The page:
It sounds like Chicago may have secure bike parking at the train stations; in my situation, I bike so I am not dependent on buses that run every 50-90 minutes, and parking at the bus/train station is not as safe as at my destinations.

  7. Rick says:

    I also take public transit for part of my commute and bike the last few miles. I mainly do it because the distance is a bit much to do all by bike every day. I picked up a folding bike so it’s a lot easier to take on the train or throw in a car trunk and it’s made my commute options a lot more versatile.

  8. Helen says:

    I’ve also recently starting biking my commute, but only one way so far. I’m lucky that I currently live in the reasonably bike friendly city of Vancouver, Canada where buses are fitted with bike racks. I can bike to the bus stop in the morning and put my bike on the bus. Then bike all the way home at the end of the day. I look forward to it all afternoon.

    Plus going home is almost all downhill!

    I’m moving to London, England at the end of this year and I would love to cycle there but right now even the notion is daunting, I tend to stick to pretty quiet roads at present even if this makes my ride slightly longer. Now I just need to learn how to avoid some of the steeper hills.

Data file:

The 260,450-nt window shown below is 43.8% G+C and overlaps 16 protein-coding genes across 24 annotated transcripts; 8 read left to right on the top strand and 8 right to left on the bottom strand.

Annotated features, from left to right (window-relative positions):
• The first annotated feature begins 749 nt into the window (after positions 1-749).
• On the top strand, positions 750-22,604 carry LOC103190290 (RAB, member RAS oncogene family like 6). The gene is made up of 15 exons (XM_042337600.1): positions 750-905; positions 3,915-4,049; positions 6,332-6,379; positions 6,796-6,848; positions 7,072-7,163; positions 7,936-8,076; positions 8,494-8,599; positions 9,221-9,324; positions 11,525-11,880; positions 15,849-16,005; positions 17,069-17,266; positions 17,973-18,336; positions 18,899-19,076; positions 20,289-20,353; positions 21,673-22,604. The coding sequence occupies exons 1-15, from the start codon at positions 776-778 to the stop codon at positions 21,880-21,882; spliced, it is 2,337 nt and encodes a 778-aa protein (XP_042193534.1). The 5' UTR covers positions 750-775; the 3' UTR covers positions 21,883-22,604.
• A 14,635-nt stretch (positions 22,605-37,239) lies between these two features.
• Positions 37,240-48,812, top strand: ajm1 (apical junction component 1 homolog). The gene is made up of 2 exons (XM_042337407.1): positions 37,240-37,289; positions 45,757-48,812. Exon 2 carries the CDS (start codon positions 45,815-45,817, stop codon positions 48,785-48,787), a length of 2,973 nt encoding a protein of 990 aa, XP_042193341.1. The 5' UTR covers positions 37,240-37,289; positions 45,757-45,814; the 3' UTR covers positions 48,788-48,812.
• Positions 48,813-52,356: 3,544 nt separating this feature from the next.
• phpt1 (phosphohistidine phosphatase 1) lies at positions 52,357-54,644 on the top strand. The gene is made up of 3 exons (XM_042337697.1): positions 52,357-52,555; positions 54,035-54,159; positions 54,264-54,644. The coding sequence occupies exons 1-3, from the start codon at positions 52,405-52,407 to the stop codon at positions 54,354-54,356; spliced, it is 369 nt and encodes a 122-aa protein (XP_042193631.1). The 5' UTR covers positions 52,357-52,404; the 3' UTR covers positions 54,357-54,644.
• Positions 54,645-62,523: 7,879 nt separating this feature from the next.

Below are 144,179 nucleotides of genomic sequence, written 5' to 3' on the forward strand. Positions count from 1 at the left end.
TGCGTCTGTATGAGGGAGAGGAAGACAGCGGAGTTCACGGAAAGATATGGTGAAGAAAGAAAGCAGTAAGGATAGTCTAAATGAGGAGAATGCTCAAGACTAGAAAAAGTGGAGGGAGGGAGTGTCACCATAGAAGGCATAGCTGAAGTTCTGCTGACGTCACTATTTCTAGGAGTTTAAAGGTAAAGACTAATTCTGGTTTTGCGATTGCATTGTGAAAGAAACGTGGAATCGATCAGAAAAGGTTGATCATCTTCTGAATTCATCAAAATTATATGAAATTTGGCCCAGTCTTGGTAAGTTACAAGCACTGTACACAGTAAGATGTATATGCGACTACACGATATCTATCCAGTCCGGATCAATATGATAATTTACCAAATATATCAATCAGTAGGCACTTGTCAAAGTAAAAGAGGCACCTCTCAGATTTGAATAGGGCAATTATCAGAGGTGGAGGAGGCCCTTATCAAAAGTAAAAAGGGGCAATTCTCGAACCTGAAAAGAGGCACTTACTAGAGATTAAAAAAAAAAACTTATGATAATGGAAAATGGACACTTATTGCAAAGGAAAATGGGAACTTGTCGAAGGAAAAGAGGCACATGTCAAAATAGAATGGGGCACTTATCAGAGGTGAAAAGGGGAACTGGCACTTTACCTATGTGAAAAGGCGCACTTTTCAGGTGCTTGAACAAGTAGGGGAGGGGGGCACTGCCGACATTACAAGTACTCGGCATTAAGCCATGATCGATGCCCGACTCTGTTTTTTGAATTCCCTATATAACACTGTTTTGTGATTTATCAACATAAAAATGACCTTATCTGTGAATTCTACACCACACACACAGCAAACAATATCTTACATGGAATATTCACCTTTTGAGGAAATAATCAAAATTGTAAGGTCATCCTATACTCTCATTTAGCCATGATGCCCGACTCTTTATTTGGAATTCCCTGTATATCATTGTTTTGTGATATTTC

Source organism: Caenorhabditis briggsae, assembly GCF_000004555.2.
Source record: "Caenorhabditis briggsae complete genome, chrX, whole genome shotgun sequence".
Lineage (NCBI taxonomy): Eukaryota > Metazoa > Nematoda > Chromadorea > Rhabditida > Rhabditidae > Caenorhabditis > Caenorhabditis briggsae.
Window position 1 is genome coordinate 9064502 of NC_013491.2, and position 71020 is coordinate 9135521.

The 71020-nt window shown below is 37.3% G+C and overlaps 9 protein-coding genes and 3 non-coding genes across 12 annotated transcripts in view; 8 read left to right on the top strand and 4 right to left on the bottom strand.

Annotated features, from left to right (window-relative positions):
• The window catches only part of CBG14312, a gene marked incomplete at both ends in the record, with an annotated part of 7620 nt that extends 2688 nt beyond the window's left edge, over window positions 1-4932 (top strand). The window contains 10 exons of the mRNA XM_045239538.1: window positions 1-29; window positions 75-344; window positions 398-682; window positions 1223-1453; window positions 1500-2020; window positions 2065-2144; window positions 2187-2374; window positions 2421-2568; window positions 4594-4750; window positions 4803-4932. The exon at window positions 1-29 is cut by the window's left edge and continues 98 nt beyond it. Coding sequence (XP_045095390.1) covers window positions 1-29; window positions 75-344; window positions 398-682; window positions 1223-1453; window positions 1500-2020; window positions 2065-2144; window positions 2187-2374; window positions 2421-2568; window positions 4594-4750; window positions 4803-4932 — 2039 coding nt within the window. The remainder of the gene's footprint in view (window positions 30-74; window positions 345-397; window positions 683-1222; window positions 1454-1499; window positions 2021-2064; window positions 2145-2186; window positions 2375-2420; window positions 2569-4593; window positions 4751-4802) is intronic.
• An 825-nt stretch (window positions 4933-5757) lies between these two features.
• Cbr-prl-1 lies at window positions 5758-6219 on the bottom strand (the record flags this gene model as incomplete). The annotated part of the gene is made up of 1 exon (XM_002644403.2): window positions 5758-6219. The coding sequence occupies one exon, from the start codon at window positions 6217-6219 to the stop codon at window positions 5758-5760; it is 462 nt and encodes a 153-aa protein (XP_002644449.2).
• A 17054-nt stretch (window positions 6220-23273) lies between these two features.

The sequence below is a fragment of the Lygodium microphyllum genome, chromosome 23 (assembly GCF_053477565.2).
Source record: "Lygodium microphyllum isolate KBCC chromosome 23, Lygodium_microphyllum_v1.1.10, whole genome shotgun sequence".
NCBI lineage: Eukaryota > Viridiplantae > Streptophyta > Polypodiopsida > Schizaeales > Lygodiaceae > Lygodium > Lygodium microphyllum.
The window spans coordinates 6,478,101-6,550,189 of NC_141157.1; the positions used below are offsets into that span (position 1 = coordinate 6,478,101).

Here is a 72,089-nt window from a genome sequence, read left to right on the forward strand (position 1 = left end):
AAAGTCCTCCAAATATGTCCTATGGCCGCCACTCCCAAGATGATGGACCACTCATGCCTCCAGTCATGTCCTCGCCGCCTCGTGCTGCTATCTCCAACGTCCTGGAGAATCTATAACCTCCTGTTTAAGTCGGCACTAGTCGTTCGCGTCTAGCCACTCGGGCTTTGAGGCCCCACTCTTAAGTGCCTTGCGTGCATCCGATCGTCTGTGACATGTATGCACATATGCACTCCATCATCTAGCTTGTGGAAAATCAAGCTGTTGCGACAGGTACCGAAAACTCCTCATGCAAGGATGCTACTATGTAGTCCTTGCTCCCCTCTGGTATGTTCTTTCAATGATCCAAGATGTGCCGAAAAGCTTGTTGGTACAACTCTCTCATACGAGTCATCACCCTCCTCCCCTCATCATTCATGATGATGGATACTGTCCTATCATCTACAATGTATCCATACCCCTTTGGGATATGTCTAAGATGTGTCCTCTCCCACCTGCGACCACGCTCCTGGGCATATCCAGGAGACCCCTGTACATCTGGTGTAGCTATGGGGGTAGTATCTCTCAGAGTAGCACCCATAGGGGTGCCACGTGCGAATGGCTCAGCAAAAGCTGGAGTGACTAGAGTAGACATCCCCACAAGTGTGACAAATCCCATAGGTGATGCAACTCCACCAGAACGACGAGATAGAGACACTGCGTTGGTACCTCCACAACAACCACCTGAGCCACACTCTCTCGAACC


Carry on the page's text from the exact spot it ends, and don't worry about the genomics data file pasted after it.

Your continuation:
• Lindsay says:

      I cycle to work in London! And I have to cross the whole city centre because I live and work on opposite sides of it. It can be a little hairy sometimes, but if you put a bit of effort into planning your route you can avoid most of the big roads and scary junctions. My commute involves Camden Town, Regent’s Park, Marylebone, Mayfair, Hyde Park, and Belgravia, and I go past some of the most famous sights and most beautiful bits of London every day. You should definitely give it a try.